Choosing the Best performing Mutual fund need not be as complex as most financial and investment advisers often show. At the time of selecting between various Mutual Funds, you just need to know what factors to look into to analyze and pick the best mutual funds suited for you. Most of those new to investment look at returns, riskiness or ratings of a fund before investing. But all this is based on its past performance. Mutual Funds performance in the past may not be a guarantee of future results There is too much data, that to research and analyze only leads to more confusion.
However, you only need to weigh the best factors and to ignore others.
If you know how to analyze fund performance — if you know what to check and what to avoid — you can make better Mutual Fund Investment decisions. It can increase the odds that Mutual Funds Performance in the future will meet or, even, exceed your expectations.
Analysis of Mutual Funds Performance
Here are a few more performance indicators that will help you take the decision of choosing the best mutual fund. Keep in mind, that the below summary does not mean you neglect the statistical analysis and evaluation of risk metrics. But rather advises that those analyses should be supplemented with a more rigorous process. That would include the fund manager’s skill and value-adding capabilities.
(a) Fund History
The real worth of a mutual fund can be judged correctly only during difficult market phases, and the fund’s history can validate that. Look for a fund that has existed for a relatively long period say 5 to 10 years. Compare the mutual funds’ performance across different time intervals and market cycles.
Let’s say a fund that has delivered performance aligned with the expected returns consistently during a market rally is a good one. Moreover, at the time of the market low, it lost 8% returns. On the other hand, the benchmark lost 10% returns. Then you can easily consider include this fund in your investment plan.
The tenure of the Fund Manager must also be analyzed simultaneously with the fund. What if the fund manager has been with the fund for only a year, while the fund has been going strong since 5-years. The effects would be only beginning to take place. Or the situation may be that the 10-year annualized returns are below average compared to other funds in the category. But the performance of the past 3-year looks attractive. You may consider this fund if the fund manager has been there for those 3 years. This is because the current one should receive the credit for the good performance of this 3-year. But cannot be blamed for the low 10-year return
(b) Benchmark to Compare Mutual Funds Performance
You may start by comparing the Returns from Mutual Funds against the fair and appropriate benchmark. It should always be an apple-to-apple comparison. For instance, if you want to see how well the fund is performing, it’s best to compare it to the average return for funds within the same category.
Applying the wrong measure will only give misleading data.
Take the case of a Large-Cap Equity Mutual Fund. You should ideally compare its performance with a broad-based index like Nifty 500. That is if the fund is a large-cap stock fund, a good benchmark is the Nifty 500. Let’s say the returns for a period were 15% whereas the benchmark returns were only around 12%. If a fund has delivered such good returns consistently, then you should seriously consider this investment option.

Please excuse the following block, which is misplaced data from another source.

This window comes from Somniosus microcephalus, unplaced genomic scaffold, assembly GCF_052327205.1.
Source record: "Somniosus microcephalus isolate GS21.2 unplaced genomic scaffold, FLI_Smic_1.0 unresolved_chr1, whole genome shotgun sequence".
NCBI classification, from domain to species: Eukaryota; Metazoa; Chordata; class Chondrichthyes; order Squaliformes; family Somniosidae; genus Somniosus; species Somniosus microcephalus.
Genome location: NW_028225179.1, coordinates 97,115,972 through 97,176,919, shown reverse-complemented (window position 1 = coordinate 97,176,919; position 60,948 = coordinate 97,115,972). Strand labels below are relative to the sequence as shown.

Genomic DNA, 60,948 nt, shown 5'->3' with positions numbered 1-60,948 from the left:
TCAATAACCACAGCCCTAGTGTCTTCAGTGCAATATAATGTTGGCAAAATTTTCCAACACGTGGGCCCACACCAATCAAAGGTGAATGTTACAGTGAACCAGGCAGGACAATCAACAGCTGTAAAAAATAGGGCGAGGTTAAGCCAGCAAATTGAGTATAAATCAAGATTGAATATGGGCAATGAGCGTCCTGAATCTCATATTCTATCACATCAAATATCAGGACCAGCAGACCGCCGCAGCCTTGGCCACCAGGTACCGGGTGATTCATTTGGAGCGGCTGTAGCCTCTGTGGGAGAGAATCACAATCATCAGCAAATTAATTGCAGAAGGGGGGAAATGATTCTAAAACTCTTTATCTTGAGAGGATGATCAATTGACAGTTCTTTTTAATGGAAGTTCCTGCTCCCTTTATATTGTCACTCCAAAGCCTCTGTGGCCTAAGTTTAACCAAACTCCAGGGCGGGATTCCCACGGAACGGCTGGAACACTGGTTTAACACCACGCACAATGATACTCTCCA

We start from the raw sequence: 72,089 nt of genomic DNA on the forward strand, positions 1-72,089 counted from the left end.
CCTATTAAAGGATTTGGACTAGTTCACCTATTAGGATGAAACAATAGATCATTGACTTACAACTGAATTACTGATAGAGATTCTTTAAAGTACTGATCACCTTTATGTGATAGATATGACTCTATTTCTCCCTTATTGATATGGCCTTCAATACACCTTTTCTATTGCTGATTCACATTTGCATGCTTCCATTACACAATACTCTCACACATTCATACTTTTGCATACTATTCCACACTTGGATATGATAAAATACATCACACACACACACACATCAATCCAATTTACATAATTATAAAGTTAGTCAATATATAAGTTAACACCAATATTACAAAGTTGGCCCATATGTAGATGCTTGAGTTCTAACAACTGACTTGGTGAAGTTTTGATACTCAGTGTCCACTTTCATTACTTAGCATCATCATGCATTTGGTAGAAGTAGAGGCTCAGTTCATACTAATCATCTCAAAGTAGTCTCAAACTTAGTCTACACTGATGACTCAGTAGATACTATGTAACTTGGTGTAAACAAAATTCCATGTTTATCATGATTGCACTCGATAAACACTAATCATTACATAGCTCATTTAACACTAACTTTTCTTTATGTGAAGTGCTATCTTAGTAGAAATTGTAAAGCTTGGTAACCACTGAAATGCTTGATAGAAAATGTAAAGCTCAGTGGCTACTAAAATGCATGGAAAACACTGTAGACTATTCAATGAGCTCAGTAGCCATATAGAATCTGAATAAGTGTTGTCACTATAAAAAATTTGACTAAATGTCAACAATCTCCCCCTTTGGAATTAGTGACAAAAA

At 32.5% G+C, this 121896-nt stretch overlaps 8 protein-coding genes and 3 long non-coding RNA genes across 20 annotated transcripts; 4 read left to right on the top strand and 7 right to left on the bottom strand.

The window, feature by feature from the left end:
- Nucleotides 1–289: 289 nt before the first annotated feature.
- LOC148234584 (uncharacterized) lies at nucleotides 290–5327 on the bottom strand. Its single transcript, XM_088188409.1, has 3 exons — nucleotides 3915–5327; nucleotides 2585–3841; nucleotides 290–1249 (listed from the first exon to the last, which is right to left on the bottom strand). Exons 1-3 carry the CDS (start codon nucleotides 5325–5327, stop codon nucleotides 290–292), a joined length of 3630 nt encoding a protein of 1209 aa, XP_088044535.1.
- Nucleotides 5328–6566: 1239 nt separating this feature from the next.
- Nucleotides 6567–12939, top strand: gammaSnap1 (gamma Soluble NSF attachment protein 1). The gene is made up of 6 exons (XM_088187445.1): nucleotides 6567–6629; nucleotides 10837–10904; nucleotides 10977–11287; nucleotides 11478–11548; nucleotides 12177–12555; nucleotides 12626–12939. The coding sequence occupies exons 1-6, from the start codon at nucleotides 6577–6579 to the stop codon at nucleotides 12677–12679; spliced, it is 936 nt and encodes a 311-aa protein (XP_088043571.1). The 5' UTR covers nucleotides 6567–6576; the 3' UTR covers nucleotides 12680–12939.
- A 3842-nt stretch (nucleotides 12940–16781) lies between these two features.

(c) Expense Ratio
Mutual funds do not run by themselves. They are managed. And this management doesn’t come free! The expenses to perform the operations of a mutual fund can be as involved as a corporation. Expense Ratio is the fee charged by the Mutual Fund House for managing your money. As per SEBI guidelines, this cannot be more than 2.5% of the fund’s average asset under management (AUM). Expenses are charged out of the fund returns.
You must check the expense ratio of mutual funds before finalizing a fund. Moreover, you need to know is that higher expenses would not necessarily translate into higher mutual fund returns. In fact, the higher the expense ratio, the lower would be your take-home returns. Always look for a fund that offers similar returns at a relatively lower expense ratio.
Most of the Mutual Funds Plans are also available as Direct Plans vs Regular Plan. Direct plans of mutual funds come at a lower expense ratio; which translates into higher returns. Investing in Direct Plans of mutual funds, instead of regular plans, can save you loads on commissions. But for that, you must have the analytical skills and be a veteran in market research.
If returns produced by your expensive fund are not in line with the amount of expense charged, you may try passive investing as well. Look for index funds that suit your budget — these are relatively cheaper and give returns equal to the underlying benchmark returns.
The average expenses change by fund category. The reason for this is that research costs for fund management are higher for certain areas. Such as small-cap stocks and foreign stocks. Here information is not as readily available as compared to large domestic companies. Also, index funds get managed passively. So that the costs can be kept extremely low.